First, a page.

While still studying and competing at the University of Illinois, Serio joined the US National Team in 2006 as a 3.5-class forward. Since then he has gone on to lead Team USA to multiple world championship and Paralympic medals.

Althete Spotlight Steve Serio

CLASSIFICATION

Paralympic wheelchair basketball competition is open to male and female athletes with physical impairments. Not all players are wheelchair users in daily life, but all athletes compete in a wheelchair for the purpose of the game. Each has an impairment affecting their legs or feet, such as amputationsDefinition: Amputate: to cut (as a limb) from the body. or paraplegiaDefinition: A permanent condition in which you may be unable to move or feel both legs and/or the lower half of the body, usually due to disease or injury of the spinal cord..

Each player on a team is allocated one of eight sport classes, ranging from 1.0 to 4.5. During competition, each team of five players is only allowed to have 14 points on the field of play at the same time. For example, a team could consist of five players: 4.0, 3.0, 2.5, 2.5 and 2.0 (which adds up to 14). The purpose of classification is to ensure that all eligible players have an opportunity to be an integral member of the team.

Note: The models presented below are examples. A classification evaluation must be performed to determine an athlete’s sport class(es).

Physical Impairment

Visual Impairment

Intellectual Impairment

While most wheelchair basketball athletes have normal arm and hand function, the main differences between athletes of different sport classes are trunk control and sitting balance, which allow them to lean forward and sideways to catch, dribble, pass, rebound and shoot the ball as well as push the wheelchair and react to contact. Impairments common to athletes in wheelchair basketball include spina bifidaDefinition: A birth defect where a person, spinal cord injury, polio, transverse myelitisDefinition: A neurological disorder caused by inflammation around a segment of the spinal cord. and leg amputationsDefinition: Amputate: to cut (as a limb) from the body..

1.0–4.5

1.0

1.5

2.0

2.5

3.0

3.5

4.0

4.5

1.0

Wheelchair basketball sport class 1.0 is for players with little to no trunk control. These players are unable to bend forward or sideways or rotate to catch and pass the ball. To keep a stable position, the backrest of the wheelchair is higher and the athlete is strapped to it.

Impairment Severity Scale

UnaffectedMildModerateSevereNonfunctional
 Competes in
Wheelchair

1.5

The activity profile of these "half-pointers" fits in between the profiles of athletes in sport class 1.0 and those in sport class 2.0. Compared with those in sport class 1.0, these athletes can move partially out into the forward plane, rotate their upper trunk and transition faster from catching to passing or shooting.

Impairment Severity Scale

UnaffectedMildModerateSevereNonfunctional
 Competes in
Wheelchair
 Range of
Severity

2.0

Wheelchair basketball athletes in sport class 2.0 can lean forward and rotate their body to some extent, meaning they can reach out further than those in 1.0 to catch, dribble, pass, rebound and shoot the ball. These athletes can rotate their upper trunk both directions while upright and hold the ball forward with both arms extended. Like their team members in sport class 1.0, their wheelchairs have a higher backrest and strapping for trunk support.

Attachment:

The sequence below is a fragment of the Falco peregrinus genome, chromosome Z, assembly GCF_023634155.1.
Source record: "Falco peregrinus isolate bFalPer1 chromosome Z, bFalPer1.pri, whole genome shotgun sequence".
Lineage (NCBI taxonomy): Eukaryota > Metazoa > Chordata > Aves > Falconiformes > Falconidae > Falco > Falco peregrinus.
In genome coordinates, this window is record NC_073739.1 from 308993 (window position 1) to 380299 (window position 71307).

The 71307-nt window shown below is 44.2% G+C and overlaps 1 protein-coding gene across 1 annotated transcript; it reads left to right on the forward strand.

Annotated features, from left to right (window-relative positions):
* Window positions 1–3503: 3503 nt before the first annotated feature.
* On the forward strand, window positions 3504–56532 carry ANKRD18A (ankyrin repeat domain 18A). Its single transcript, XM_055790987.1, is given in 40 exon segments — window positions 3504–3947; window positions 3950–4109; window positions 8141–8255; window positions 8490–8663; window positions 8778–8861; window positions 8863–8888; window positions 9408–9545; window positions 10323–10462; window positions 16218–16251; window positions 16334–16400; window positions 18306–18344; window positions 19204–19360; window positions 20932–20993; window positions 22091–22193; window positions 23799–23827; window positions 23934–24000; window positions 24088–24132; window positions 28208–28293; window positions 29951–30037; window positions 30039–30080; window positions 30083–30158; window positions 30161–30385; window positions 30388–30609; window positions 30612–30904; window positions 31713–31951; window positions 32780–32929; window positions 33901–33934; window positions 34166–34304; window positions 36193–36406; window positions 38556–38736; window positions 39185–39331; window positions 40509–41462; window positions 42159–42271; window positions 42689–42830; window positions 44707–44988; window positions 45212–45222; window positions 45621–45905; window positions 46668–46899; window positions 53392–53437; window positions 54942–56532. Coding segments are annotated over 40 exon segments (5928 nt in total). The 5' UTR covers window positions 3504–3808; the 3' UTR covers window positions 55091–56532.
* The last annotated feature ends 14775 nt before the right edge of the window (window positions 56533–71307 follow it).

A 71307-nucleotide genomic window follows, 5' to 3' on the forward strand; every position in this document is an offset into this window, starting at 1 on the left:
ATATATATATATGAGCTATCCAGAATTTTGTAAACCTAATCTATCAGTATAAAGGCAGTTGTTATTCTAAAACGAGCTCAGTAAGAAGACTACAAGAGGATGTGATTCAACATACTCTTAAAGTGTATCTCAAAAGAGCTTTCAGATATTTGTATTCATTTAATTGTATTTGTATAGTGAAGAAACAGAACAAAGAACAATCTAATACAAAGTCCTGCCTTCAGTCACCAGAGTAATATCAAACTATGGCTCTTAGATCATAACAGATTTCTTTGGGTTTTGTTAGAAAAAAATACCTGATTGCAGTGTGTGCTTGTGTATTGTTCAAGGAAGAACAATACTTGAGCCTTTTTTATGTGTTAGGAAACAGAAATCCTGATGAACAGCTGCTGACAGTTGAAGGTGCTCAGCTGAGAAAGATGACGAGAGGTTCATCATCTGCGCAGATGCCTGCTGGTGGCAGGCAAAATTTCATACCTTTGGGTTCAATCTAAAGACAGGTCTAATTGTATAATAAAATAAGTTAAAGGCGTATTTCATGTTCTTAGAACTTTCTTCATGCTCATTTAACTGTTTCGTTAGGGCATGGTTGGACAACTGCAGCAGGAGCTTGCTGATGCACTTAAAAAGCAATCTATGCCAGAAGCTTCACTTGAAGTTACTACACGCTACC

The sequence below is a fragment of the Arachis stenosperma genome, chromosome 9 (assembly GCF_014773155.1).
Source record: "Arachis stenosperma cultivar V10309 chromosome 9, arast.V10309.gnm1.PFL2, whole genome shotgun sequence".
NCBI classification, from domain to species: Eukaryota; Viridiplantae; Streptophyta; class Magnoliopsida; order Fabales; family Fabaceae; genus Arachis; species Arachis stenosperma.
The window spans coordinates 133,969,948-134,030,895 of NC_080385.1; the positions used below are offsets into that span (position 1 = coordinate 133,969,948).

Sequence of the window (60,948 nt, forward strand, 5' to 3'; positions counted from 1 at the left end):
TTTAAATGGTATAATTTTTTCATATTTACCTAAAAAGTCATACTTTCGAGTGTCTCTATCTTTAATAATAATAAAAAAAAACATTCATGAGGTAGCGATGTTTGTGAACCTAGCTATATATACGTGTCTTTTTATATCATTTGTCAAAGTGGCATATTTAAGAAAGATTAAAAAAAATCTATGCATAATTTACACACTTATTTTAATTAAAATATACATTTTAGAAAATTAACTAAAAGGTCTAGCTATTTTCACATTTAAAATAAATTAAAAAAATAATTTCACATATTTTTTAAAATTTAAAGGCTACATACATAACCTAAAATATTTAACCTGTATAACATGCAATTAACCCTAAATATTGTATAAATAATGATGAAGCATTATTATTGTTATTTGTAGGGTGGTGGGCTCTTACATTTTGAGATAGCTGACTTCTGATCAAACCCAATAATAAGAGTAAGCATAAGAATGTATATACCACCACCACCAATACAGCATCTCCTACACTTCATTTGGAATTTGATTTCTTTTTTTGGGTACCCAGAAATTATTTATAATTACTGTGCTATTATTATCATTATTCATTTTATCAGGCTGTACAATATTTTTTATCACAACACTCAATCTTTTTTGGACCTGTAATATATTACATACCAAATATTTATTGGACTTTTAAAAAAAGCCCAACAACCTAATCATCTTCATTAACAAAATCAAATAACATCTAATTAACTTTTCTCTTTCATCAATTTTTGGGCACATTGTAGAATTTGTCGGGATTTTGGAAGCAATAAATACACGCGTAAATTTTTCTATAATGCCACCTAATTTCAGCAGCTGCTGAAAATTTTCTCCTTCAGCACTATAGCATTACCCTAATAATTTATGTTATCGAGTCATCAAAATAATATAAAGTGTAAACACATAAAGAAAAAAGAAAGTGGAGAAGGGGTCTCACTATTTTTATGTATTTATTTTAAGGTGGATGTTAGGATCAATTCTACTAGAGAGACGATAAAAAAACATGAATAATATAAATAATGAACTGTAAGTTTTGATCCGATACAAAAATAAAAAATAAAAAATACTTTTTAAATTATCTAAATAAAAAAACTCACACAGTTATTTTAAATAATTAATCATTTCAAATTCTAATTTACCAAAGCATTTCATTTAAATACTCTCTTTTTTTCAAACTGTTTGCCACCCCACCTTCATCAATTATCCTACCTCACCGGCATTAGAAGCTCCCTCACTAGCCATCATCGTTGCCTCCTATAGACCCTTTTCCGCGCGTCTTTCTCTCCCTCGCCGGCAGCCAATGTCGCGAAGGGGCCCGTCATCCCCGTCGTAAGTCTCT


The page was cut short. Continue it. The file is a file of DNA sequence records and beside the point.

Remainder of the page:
Impairment Severity Scale

UnaffectedMildModerateSevereNonfunctional
 Competes in
Wheelchair

2.5

The activity profile of these "half-pointers" fits in between the profiles of athletes in sport class 2.0 and those in sport class 3.0. These athletes are able to lean forward and rotate their upper trunk simultaneously, though trunk stability may be poor.

Impairment Severity Scale

UnaffectedMildModerateSevereNonfunctional
 Competes in
Wheelchair
 Range of
Severity

3.0

Athletes in wheelchair basketball sport class 3.0 can fully rotate and lean forward, but they are unable to lean to the sides. Trunk rotation originates in the pelvis rather than the waist. As these athletes do not need sitting support, their wheelchairs have a low backrest.

Impairment Severity Scale

UnaffectedMildModerateSevereNonfunctional
 Competes in
Wheelchair

3.5

The activity profile of these "half-pointers" fits in between the profiles of athletes in sport class 3.0 and those in sport class 4.0. These athletes are able to sit with their hips higher than their knees and may generate some power with their legs while pushing. They can also retrieve a ball with two hands on the floor and return to an upright position.

Impairment Severity Scale

UnaffectedMildModerateSevereNonfunctional
 Competes in
Wheelchair
 Range of
Severity

4.0

While wheelchair athletes in sport class 4.0 can move forward and rotate like their team members in sport class 3.0, they can partially lean to the sides as well. Often players in this sport class can lean to one side only, for example, because an impairment in one leg would cause a loss of balance to the other side. They are more stable in the face of contact with other players.

Impairment Severity Scale

UnaffectedMildModerateSevereNonfunctional
 Competes in
Wheelchair

4.5

Wheelchair basketball athletes with the mildest physical impairments—though still severe enough to qualify for the Paralympic Games—compete in sport class 4.5. These athletes can move their trunk along all planes of movement with no significant weakness in any direction, meaning they can lean to either side during shooting and passing.

Impairment Severity Scale

UnaffectedMildModerateSevereNonfunctional
 Competes in
Wheelchair